Early postnatal exposure to allergen and ozone leads to hyperinnervation of the pulmonary epithelium

Radhika Kajekar, Emily M. Pieczarka, Suzette M. Smiley-Jewell, Edward S Schelegle, Michelle V. Fanucchi, Charles Plopper

Research output: Contribution to journalArticle

43 Scopus citations

Abstract

Airway injury in infant monkeys exposed to ozone and/or house dust mite allergen (HDMA) is associated with a loss of epithelial innervation. In this study, we evaluated for persistence/recovery of the altered epithelial innervation. Thirty-day-old rhesus monkeys were exposed to repeated episodes of HDMA and/or ozone from 1 to 6 months of age and subsequently allowed to recover for 6 months in the absence of further ozone exposure and/or minimal HDMA challenge (sufficient to maintain allergen sensitization). At 1 year of age, nerve density in intrapulmonary airways was immunohistochemically evaluated using antibodies directed against protein gene product 9.5. Hyperinnervation and irregular epithelial nerve distribution was observed in both HDMA- and ozone-exposed groups; most prominent alterations were observed in animals exposed to HDMA plus ozone. Therefore, while adaptive mechanisms exist that re-establish epithelial innervation following cessation or diminution of exposure to HDMA and/or ozone, the recovery is associated with persistent proliferative mechanisms that result in hyperinnervation of the airways.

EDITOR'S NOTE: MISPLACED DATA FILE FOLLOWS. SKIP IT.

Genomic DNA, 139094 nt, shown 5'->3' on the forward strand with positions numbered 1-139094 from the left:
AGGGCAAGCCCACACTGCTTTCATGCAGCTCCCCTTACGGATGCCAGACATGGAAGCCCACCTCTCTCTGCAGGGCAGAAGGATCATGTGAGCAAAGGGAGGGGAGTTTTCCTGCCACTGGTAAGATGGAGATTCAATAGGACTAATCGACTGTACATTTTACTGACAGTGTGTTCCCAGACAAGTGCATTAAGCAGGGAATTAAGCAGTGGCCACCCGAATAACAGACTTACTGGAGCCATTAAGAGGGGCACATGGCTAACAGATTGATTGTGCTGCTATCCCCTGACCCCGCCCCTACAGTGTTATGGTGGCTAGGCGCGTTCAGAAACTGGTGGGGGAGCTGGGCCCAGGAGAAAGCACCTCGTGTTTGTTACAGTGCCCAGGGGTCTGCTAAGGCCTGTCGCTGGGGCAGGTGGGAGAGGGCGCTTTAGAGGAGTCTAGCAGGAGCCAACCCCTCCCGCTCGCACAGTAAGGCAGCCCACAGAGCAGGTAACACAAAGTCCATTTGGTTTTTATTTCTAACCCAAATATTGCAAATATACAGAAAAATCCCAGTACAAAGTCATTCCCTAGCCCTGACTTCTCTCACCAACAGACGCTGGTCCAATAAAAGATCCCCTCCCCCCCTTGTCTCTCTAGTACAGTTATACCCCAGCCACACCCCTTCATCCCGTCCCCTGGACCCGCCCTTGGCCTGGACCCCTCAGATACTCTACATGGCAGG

Original languageEnglish (US)
Pages (from-to)55-63
Number of pages9
JournalRespiratory Physiology and Neurobiology
Volume155
Issue number1
DOIs
StatePublished - Jan 15 2007

Keywords

  • Airway remodeling
  • Allergen
  • Injury and repair
  • Lung development
  • Nerves
  • Neurodevelopment
  • Ozone
  • Pediatric

ASJC Scopus subject areas

  • Physiology
  • Pulmonary and Respiratory Medicine
  • Neuroscience(all)

Fingerprint Dive into the research topics of 'Early postnatal exposure to allergen and ozone leads to hyperinnervation of the pulmonary epithelium'. Together they form a unique fingerprint.

  • Cite this